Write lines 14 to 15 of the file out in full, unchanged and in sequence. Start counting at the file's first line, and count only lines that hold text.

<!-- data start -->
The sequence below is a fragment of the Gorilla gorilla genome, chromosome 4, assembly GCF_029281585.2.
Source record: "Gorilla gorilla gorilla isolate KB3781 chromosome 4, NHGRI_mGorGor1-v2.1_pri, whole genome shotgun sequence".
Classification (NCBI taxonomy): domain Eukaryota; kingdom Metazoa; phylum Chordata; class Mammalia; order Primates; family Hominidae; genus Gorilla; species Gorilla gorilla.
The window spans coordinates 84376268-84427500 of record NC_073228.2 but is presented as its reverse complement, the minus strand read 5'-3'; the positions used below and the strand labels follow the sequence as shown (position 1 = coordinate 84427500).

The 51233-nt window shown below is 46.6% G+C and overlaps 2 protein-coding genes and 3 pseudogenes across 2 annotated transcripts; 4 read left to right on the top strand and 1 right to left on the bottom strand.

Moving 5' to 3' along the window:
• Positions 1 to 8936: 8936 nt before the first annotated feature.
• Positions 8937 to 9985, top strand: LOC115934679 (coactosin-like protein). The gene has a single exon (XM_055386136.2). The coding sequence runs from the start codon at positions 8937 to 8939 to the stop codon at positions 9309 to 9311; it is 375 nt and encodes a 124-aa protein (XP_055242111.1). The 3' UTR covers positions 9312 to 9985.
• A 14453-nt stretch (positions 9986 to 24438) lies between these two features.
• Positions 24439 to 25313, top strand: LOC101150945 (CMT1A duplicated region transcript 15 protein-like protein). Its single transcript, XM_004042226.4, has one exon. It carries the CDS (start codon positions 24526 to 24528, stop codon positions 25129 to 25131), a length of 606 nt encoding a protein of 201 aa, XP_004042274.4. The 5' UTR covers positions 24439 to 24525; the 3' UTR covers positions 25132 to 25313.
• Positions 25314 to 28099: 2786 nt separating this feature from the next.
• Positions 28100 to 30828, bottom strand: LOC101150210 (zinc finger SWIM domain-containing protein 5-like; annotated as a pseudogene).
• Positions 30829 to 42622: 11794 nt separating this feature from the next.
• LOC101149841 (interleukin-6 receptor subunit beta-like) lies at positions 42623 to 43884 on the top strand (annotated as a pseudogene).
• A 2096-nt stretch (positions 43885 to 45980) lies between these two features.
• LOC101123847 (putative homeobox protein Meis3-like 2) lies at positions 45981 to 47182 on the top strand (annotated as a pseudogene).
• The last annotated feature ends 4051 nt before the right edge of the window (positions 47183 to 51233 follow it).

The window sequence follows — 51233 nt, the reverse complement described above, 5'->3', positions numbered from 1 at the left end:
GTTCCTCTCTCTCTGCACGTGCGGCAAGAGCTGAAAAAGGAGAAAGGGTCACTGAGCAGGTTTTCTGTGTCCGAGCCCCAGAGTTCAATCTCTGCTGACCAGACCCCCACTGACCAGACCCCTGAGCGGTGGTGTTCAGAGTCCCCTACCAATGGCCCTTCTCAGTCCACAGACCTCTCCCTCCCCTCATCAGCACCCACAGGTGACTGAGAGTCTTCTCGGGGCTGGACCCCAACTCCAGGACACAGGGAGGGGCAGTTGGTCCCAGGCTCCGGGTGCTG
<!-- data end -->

• LOC101149841 (interleukin-6 receptor subunit beta-like) lies at positions 42623 to 43884 on the top strand (annotated as a pseudogene).
• A 2096-nt stretch (positions 43885 to 45980) lies between these two features.